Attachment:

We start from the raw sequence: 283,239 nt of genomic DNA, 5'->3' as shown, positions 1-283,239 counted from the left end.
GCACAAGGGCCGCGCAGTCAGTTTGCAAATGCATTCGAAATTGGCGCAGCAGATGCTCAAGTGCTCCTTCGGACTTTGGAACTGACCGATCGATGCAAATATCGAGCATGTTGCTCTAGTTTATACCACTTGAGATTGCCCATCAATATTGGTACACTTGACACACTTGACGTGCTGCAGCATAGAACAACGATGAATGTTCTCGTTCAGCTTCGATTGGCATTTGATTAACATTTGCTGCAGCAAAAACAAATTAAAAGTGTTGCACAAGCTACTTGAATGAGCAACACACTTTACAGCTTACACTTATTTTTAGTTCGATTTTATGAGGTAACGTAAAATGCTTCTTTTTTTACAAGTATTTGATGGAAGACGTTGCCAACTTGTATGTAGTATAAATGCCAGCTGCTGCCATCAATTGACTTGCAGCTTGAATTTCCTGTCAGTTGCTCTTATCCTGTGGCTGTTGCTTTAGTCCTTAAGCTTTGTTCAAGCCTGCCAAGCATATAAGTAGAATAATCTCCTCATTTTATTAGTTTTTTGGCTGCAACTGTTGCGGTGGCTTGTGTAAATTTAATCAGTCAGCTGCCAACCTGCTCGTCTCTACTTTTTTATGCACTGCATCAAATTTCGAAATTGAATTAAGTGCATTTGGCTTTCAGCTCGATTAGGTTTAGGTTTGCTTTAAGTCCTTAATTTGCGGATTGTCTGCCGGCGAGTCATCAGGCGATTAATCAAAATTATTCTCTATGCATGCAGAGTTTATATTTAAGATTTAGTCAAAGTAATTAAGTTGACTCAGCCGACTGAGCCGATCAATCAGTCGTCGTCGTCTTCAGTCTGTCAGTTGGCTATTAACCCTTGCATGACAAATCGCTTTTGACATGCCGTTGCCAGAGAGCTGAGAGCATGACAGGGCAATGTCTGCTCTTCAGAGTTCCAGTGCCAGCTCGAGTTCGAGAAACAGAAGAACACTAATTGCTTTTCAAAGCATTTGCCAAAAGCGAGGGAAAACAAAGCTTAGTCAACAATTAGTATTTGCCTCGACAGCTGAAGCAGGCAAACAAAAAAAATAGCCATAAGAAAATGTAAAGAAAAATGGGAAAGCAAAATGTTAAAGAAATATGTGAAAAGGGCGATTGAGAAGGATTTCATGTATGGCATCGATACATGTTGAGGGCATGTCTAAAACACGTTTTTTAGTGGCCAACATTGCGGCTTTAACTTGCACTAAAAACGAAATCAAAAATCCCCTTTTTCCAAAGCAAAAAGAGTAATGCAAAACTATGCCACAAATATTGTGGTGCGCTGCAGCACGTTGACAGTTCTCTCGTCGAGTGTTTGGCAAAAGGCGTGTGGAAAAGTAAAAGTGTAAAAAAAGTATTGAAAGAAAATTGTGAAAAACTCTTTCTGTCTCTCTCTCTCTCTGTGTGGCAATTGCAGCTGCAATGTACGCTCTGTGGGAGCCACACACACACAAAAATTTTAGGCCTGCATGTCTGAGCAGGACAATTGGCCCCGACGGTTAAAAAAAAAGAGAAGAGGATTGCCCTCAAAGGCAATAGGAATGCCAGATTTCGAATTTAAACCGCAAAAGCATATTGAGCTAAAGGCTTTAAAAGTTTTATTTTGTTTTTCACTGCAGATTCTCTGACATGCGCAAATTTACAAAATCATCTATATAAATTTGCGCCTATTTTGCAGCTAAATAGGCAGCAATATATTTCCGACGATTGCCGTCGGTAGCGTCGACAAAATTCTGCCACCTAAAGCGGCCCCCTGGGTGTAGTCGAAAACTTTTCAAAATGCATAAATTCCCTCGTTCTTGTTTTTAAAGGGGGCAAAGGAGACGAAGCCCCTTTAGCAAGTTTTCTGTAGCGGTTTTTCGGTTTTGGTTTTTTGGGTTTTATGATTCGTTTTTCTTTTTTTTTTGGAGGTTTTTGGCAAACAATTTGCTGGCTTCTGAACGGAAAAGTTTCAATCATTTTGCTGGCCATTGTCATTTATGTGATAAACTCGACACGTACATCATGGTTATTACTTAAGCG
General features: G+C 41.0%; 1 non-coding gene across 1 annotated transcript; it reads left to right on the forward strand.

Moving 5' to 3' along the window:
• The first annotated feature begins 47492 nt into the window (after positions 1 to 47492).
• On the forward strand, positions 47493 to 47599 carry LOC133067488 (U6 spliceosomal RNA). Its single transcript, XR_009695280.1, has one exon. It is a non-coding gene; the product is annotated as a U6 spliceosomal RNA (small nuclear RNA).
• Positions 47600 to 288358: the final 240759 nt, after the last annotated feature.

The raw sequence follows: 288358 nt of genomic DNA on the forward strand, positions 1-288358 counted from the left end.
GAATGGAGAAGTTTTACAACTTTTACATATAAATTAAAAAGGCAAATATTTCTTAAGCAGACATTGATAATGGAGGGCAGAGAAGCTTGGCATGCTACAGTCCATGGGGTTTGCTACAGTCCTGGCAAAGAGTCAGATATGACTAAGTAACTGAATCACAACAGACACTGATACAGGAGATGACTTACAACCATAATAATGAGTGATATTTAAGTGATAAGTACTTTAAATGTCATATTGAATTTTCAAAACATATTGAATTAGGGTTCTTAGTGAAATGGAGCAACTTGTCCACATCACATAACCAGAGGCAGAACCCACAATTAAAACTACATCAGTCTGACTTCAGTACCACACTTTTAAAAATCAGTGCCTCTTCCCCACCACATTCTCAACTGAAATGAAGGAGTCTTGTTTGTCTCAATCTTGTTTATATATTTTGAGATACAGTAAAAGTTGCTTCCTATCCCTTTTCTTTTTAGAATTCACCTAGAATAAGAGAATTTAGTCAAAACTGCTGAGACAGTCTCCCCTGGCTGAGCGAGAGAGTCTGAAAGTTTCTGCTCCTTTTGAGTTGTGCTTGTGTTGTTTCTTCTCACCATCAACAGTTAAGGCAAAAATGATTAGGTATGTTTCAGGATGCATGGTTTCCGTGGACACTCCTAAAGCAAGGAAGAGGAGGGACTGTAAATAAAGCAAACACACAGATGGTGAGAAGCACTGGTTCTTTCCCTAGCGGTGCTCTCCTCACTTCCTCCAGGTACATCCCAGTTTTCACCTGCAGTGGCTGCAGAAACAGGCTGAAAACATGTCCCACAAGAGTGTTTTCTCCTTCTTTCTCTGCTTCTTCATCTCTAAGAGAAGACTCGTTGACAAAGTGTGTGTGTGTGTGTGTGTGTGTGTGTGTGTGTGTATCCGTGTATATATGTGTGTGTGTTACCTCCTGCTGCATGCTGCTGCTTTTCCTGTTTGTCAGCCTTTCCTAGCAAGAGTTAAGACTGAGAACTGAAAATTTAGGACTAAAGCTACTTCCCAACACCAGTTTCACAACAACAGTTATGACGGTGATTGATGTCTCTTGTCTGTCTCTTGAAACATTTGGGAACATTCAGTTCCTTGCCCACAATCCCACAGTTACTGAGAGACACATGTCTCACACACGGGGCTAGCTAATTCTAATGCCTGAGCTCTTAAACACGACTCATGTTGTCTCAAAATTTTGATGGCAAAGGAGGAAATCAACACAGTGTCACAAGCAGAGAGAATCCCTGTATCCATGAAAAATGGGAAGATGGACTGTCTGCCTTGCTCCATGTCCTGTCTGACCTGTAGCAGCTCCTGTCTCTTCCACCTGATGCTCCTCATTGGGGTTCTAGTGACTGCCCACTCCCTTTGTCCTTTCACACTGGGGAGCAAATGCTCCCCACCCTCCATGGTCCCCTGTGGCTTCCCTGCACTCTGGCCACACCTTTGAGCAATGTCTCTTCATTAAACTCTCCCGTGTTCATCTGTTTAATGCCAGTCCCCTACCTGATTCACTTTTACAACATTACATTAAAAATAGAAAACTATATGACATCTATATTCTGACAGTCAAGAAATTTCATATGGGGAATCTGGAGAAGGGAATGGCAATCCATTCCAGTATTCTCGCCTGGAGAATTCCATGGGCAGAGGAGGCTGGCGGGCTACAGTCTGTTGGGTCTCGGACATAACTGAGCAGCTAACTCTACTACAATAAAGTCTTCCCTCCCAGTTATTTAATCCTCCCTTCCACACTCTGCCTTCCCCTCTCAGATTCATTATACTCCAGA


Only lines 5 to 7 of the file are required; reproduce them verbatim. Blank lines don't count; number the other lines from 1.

• The first annotated feature begins 47492 nt into the window (after positions 1 to 47492).
• On the forward strand, positions 47493 to 47599 carry LOC133067488 (U6 spliceosomal RNA). Its single transcript, XR_009695280.1, has one exon. It is a non-coding gene; the product is annotated as a U6 spliceosomal RNA (small nuclear RNA).
• Positions 47600 to 288358: the final 240759 nt, after the last annotated feature.